A domain name is the textual identifier for a website, for example:
motive.co.nz. It is also commonly referred to as an address.
In New Zealand, policies relating to the management of the domain name space are created by the Internet Society of New Zealand (InternetNZ)—formerly known by the moniker ISOCNZ.
An operational office of InternetNZ, the Domain Name Commissioner (DNC), is responsible for the day-to-day oversight of
.nz domain name registration and management systems.
In New Zealand, a domain name consists of a minimum of three parts: name, community-of-interest and country code; e.g. for the domain name:
|Content||Level of domain||Purpose|
||Top/Name||names listed on behalf of users; must be consistent with InternetNZ policy|
community of interestas defined in InternetNZ policy
New Zealand has a number of second-level domain names (2LDs) assigned for use by specific communities.
||academic||Tertiary educational institutions and related organisations|
||company||Organisations pursuing commercial aims and purposes|
||Crown Research Institute||New Zealand state-owned, corporatised entities charged with conducting scientific research (moderated)|
||general||Individuals and other organisations not covered elsewhere|
||government||New Zealand national, regional and local government organisations operating with statutory powers (moderated)|
||iwi||Maori tribe, typified by a trust board (moderated)|
||maori||Open—introduced September 2002|
||military||Military organisations of the New Zealand Government (moderated)|
||network/internet||Organisations and service providers directly related to the New Zealand internet|
||school||Preschools, primary and secondary schools and related organisations (not universities or tertiary-education providers)|
New Zealand second-level domain names that are reserved for use by a specific community are described as moderated domain names. Application for a moderated domain name must be made to the approved community representative. For example, only New Zealand government organisations (ministries and agencies) can register a
.govt.nz domain name and a
.govt.nz registration request must meet New
Zealand E-government requirements.
In 2000 (ostensibly due to global demand), the International Committee for Assigned Names and Numbers (ICANN) announced an additional seven generic top-level domain names (gTLDs) to be added to the international register. These include: dot-biz (for businesses), dot-museum and dot-info. See the Wired article: And the winners are… for more.
Ideally you should choose a domain name that matches either the name of your organisation, or the product and/or service your organisation provides.
— before long, you’ll be needing to spell-out your website or email address, either over the phone or at a social engagement. The more variation you have in your domain name, the less likely it is that someone will remember it accurately.*
*The exception seems to be technology/new media companies, where number-noun brand names are de rigueur.
.co.nz; non-profit organisations should register a
.org.nz; and so on.
.com, will not be included in a Google search restricted to ‘pages from New Zealand’.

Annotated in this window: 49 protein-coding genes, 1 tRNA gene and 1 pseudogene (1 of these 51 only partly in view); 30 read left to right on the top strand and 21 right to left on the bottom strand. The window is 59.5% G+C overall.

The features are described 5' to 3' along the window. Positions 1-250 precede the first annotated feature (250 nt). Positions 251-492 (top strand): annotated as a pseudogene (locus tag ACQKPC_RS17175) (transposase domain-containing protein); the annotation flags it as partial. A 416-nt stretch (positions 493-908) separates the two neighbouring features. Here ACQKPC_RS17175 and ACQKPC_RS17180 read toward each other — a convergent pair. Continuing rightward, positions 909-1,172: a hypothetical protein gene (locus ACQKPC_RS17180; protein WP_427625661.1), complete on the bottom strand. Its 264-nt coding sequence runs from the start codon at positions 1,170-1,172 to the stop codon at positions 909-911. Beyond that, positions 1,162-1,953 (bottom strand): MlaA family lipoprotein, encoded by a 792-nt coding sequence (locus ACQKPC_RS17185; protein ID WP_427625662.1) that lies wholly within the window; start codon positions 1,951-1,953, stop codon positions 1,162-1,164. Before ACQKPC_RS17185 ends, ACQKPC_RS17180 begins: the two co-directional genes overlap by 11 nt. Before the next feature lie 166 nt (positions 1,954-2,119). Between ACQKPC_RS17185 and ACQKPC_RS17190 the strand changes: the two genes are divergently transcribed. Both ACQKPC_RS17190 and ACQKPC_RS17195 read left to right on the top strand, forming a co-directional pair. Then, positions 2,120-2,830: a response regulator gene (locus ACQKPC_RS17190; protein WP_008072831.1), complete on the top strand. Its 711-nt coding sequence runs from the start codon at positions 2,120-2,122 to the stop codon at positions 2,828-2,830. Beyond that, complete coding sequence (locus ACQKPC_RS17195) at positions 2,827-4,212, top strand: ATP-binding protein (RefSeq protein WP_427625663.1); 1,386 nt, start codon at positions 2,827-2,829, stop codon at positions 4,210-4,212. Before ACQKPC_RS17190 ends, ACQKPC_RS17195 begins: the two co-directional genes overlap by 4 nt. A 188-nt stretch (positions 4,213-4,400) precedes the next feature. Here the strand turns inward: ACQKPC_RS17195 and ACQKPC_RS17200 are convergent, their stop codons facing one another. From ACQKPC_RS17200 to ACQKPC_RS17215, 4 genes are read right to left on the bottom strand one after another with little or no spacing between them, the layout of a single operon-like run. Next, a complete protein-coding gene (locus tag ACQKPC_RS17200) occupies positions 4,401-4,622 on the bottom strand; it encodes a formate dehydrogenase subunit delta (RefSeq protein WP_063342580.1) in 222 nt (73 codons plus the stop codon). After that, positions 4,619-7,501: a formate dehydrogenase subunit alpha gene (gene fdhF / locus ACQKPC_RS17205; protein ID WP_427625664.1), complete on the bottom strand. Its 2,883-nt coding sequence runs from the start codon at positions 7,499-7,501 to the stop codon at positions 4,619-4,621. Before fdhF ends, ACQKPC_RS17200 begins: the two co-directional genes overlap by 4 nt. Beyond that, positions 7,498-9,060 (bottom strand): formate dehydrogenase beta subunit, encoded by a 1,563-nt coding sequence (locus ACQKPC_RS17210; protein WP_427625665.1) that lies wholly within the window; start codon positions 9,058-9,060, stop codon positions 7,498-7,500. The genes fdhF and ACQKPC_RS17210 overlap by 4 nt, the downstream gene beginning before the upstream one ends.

If all else fails, you can register more than one address. Each additional address can point (or redirect) to the main address.
A person registering a domain name is likely to unfamiliar with the process. Registrars and web service-provider may take advantage of this situation: misrepresenting the service they offer; or cold-calling new domain name owners to sell associated services such as search engine optimisation.
This business practice may not technically be a scam, but still mis-represents the true cost of registering a domain name.
The moral of the story? ‘There’s no such thing as a free lunch’.
Before registering a domain name, take a look at what other registrars are charging. If you’re still uncertain, ask the registrar whether there are any additional charges that you will need to pay to redirect your new domain name to an existing website.
Once you have registered a domain name, be wary of communications that you receive regarding renewing your domain name.
Opportunistic registrars may send renewal notices (by email or post), encouraging you to ‘renew’ your domain name, well in advance of the expiry date. Such notices are typically headed as: ‘Domain Name Expiry Notice’ (or similar).
The intention is that you will:
Motive has received such notices from a number of registrars including:
Website directory services (websites that provide lists of websites sorted by category or service-type), often keep an eye on the list of recently-registered domain names.
A directory representative will contact the domain name owner promoting a web directory or search optimisation service. They will claim that their service is the only way to ensure that the customer’s website ‘will be found by search engines’. As major search engines (such as Google), may take up to six months to index new websites, the directory service representative can easily ‘prove’ the veracity of their claim, by showing the mark’s the result of a search on their name, product or service. (In many cases, there may not even be a website at the domain name for search engines to ‘find’ – as domain names are typically registered in advance of creating a website.)
Although web directories may contribute to raising the profile of your website, be wary of unsolicited communication relating to registering your website with search engines. There is a lot that you can do to help people find your website without requiring you to sign-up to a web directory, and the best was to start is to find out how search engines work.
.xxxtop-level domain (for websites containing adult content).